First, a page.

Having good indoor air quality (IAQ) must be a top priority in any building. Indoor air quality refers to the air quality within our homes and it is related to the comfort and health of building occupants. It is the depiction of pollutant concentrations and thermal conditions that may negatively affect the health, comfort, and performance of a building’s residents. To reduce your risk of indoor health concerns, you need to understand and eliminate common indoor pollutants. Indoor pollution sources release particles and harmful gasses in the air, resulting in poor indoor air quality.
Poor indoor air quality can have a detrimental effect on your short and long-term health. Headaches, irritation of the throat, nose and eyes, fatigue, and dizziness are some of the immediate effects of exposure to indoor pollutants. Lung disorders such as asthma, COPD, and lung cancer have been related to poor indoor air quality. It’s been seen in studies to contribute to an elevated risk of heart disease and stroke as well.
Indoor air pollution can be generated by a variety of factors. Unfortunately, most conventional homes are built with materials containing toxic chemicals that pollute the indoor air quality and negatively impact your health. One such common toxic material is formaldehyde, which can be found in most pressed wood products that are used to make furniture, countertops, shelves, and cabinets. Other known sources of indoor air pollution include wood preservatives, oil-based paints, stains, carpet glue, and other adhesives. These materials emit harmful fumes that contain volatile organic compounds (VOCs).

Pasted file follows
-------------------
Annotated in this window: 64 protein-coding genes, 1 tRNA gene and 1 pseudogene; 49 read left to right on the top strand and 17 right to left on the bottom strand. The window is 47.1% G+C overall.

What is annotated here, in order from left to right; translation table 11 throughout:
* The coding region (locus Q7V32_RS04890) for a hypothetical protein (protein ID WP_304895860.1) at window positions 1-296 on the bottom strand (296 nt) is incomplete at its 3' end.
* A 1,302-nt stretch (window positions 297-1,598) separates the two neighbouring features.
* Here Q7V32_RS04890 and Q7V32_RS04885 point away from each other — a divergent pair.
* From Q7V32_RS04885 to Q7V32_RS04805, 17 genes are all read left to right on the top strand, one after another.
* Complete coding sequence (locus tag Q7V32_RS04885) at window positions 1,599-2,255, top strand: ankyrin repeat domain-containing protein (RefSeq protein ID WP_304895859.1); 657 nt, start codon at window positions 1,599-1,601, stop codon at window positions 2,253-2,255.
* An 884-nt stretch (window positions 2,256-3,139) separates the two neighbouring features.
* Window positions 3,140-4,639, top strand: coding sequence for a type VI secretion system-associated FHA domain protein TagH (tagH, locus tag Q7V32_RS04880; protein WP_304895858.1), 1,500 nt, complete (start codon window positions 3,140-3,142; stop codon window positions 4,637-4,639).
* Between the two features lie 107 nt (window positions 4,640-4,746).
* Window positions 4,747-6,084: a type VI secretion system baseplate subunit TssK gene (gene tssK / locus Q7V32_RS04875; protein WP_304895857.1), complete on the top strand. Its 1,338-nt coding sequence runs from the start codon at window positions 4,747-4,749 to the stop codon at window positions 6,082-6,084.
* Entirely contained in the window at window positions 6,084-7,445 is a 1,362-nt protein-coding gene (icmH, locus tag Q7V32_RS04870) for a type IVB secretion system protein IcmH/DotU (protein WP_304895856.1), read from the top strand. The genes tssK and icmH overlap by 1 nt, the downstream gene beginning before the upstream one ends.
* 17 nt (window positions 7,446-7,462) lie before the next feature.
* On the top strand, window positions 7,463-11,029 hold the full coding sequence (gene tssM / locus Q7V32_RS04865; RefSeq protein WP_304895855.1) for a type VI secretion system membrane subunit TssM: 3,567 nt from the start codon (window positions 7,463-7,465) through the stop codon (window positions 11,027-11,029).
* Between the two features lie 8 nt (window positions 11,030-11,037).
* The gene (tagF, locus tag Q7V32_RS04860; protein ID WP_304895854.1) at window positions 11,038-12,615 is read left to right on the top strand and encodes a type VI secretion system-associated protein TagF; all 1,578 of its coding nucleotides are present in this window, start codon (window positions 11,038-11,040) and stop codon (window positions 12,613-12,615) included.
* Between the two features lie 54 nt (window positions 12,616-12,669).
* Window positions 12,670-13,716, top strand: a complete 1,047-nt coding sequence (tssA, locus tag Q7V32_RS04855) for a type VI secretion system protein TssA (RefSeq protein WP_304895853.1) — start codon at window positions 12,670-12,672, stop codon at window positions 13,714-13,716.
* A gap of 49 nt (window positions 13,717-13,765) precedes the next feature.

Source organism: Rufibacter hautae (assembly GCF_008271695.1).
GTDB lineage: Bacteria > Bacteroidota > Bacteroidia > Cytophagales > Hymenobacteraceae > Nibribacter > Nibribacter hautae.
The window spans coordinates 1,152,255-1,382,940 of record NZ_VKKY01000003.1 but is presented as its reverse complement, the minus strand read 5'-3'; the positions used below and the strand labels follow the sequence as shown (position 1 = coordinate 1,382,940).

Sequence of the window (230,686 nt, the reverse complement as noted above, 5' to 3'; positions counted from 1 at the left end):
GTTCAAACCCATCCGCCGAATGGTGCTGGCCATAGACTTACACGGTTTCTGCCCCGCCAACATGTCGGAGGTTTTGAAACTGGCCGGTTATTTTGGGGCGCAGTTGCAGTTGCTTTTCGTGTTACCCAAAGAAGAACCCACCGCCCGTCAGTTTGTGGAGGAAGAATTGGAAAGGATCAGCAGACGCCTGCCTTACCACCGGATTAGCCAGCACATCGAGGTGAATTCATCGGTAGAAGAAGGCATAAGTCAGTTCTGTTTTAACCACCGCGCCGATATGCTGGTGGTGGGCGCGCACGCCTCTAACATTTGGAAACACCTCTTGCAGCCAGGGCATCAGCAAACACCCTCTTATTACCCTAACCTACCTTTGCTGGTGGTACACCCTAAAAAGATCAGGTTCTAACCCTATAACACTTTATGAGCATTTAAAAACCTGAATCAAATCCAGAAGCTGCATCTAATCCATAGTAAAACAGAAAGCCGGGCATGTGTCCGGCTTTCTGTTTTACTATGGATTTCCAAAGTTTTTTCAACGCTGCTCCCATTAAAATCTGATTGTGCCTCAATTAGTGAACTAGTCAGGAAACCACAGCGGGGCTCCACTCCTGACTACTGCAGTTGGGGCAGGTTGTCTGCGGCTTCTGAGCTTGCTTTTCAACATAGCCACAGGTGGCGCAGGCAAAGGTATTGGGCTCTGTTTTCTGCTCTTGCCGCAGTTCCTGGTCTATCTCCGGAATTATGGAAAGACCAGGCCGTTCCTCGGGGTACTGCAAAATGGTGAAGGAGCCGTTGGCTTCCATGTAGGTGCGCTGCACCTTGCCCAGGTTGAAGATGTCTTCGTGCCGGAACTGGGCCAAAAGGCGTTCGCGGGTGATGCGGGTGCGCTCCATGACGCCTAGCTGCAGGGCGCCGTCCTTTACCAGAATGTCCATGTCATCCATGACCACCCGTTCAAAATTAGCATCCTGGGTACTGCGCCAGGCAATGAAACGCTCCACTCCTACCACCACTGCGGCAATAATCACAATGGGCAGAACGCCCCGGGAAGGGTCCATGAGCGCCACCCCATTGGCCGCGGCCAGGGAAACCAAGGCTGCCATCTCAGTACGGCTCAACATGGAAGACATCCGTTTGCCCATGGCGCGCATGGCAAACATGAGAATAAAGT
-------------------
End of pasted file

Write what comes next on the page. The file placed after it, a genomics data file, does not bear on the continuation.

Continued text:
Construction and furnishing materials emit volatile organic compounds (VOCs) over weeks or years, which can lead to poor indoor air quality. The release of volatile organic compounds (VOCs) from consumer products, such as computers and printers, as well as cleaning products and air fresheners, is gaining popularity.
Outdoor air, fuel combustion, and human and animal respiration are the main sources of inorganic pollution gases in indoor air. Space heating (particularly open-flued gas and paraffin heaters), water heating, and cooking are the principal sources of combustion gases in buildings. Tobacco smoke and automobiles (in attached garages) are two other culprits. One of the biggest contributors to poor indoor air quality in a building is an attached garage. Carcinogenic contaminants and carbon monoxide present in car exhaust make its way into living spaces through doors and cracks in walls and ceilings adjacent to the garage. Prolonged exposure to the toxic garage air can negatively impact your health.
Heath issues related to indoor air pollution may show up years later, or soon after exposure. Some serious health conditions due to prolonged exposure to indoor air pollutants include respiratory diseases, cancer, and heart disease. These can be fatal or severely debilitating. Indoor air pollution has the potential to harm anyone. You’re more likely to be affected by poor indoor air quality if you have a lung ailment like COPD, asthma, or bronchiectasis. However, not everyone reacts the same way to the dust, debris, and gases in our houses. This is why it is imperative to have in place a solid indoor air quality management system to prevent the worsening of such pre-existing health conditions.
CO2 is a natural component of air, and it is only in rare conditions that it is present in significant proportions to pose a health risk. It can be found in buildings as a by-product of human and animal respiration, as a by-product of combustion, and as a component of soil gas. However, if it rises above the permissible levels, it can be severely detrimental to your overall health.